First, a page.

Economic and Outcomes Analysis of Recalcitrant Cervical Radiculopathy

Is Nonsurgical Management or Surgery More Cost-Effective?

Jeffrey A. Rihn, MD; Suneel Bhat, MD; Jonathan Grauer, MD; James Harrop, MD; Zoher Ghogawala, MD; Alexander R. Vaccaro, MD, PhD; Alan S. Hilibrand, MD


J Am Acad Orthop Surg. 2019;27(14):533-540. 

In This Article

Abstract and Introduction


Introduction: This study directly compares the economical and clinical effectiveness of the use of cervical epidural injections and continued physical therapy versus surgical management in cases of cervical radiculopathy that have failed 6 weeks of conservative management.

Methods: A theoretical cohort of patients with cervical radiculopathy resistant to 6 weeks of noninvasive conservative management were simulated to treatment with either anterior cervical diskectomy and fusion (ACDF) or cervical epidural injections and continued physical therapy and analyzed with Markov chain decision tree Monte Carlo simulation.

Results: The average incremental cost-effectiveness ratio associated with ACDF was $6,768 per quality-adjusted life year over the lifetime of the patient, whereas the incremental cost-effectiveness ratio associated with cervical injections ranged from $9,033 to $4,044 per quality-adjusted life year based on the success rate.

Discussion: Our study suggests that for the management of recalcitrant cervical radiculopathy, ACDF remains the dominant strategy compared with cervical epidural injections if the surgical avoidance rate of such injections is less than 50%. If there is a greater than 50% surgery avoidance rate with injections, then cervical epidural injections would be considered a cost-effective strategy with a role in the management of cervical radiculopathy before surgery.


Cervical radiculopathy is a relatively common condition with an age-adjusted incidence of 83 per 100,000, with neck pain and radiculopathy representing the fourth most significant burden of disease in the US population.[1,2] Most patients with acute radiculopathy obtain relief with nonsurgical treatment, such as oral steroidal and nonsteroidal anti-inflammatory medication, physical therapy, and cervical traction.[3,4] For patients with persistent radicular symptoms resistant to a nonsurgical treatment, anterior cervical diskectomy and fusion (ACDF) has been a reliable surgical intervention resulting in durable long-term symptom resolution.[5–7] However, many patients with persistent cervical radiculopathy undergo a prolonged course of nonsurgical management, which may be supplemented with cervical epidural injections before or in lieu of surgery. Epidural injections are performed through either an interlaminar or a transforaminal approach; these approaches are used at an increasing rate of 123% and 142%, respectively, between 2000 and 2011.[8]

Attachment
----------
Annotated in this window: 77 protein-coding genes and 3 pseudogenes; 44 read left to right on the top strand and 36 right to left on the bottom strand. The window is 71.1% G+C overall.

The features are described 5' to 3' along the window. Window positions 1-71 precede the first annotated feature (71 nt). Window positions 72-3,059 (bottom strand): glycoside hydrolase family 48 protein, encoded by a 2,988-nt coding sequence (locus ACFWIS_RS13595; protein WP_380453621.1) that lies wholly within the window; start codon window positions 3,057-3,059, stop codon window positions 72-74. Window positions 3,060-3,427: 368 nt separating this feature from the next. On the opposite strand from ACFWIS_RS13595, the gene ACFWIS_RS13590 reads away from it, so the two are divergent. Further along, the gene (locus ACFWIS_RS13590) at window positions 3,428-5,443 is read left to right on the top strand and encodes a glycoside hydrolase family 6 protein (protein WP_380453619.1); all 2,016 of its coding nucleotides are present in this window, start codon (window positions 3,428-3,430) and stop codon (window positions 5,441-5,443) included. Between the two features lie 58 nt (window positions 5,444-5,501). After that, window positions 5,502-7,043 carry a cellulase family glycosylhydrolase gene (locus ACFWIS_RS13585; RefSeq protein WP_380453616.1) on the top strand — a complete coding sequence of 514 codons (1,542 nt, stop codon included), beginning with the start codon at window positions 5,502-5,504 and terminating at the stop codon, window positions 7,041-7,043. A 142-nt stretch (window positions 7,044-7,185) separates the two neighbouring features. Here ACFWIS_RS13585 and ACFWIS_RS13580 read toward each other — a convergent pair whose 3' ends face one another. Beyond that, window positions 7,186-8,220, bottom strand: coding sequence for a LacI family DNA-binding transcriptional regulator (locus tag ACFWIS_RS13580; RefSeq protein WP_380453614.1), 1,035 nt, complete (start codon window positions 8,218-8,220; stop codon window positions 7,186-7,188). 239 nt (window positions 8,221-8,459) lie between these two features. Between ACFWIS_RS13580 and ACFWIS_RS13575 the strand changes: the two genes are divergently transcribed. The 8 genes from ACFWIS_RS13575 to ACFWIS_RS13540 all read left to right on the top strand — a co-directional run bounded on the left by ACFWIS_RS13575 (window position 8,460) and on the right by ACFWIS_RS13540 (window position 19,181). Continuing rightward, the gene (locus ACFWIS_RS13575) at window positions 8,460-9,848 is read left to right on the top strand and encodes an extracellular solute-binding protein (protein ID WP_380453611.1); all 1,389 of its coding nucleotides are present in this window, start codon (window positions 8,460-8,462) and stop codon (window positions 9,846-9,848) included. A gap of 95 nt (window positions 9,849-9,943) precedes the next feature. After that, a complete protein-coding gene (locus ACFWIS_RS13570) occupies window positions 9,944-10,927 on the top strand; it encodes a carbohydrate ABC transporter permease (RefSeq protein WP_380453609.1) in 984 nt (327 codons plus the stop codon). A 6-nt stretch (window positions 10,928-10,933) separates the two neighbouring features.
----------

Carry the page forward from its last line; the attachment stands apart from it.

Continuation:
Despite their increasing utilization, epidural injections in the cervical spine remain controversial, with a number of systematic reviews drawing mixed conclusions on the strength of effectiveness.[9–12] Given the paucity of high-quality literature, the role and indications for epidural injections in the continuum of care of cervical radiculopathy remain unclear, and the economic effect of their utilization is unknown.

Evaluating the question of whether epidural injections are clinically beneficial and/or cost-effective in addition to or in lieu of surgery poses a challenge. First, the length of follow-up required to capture morbidity and cost for a lifelong condition with the expected risk of recurrent symptomatology or same/adjacent level disease would not be feasible using current study approaches. Second, the anticipated high rate of crossover between injection groups and surgery groups would potentially confound the results. Finally, incorporating economic end points and capturing the aspects of cost-effectiveness can be difficult in standard clinical trials.

The current study evaluates whether cervical radiculopathy with significant persistent symptoms after 6 weeks of nonsurgical management should be addressed with additional invasive nonsurgical management versus surgery. Our approach to evaluate the cost-effectiveness of epidural injections against ACDF was to use a Markov chain decision model where individual theoretical patients are followed across different health states and interventions over simulated time.[13,14] Decision models can be synthesized using parameters, utilities, and economic data from multiple sources, and this models can follow patients and cohorts over entire theoretical life spans.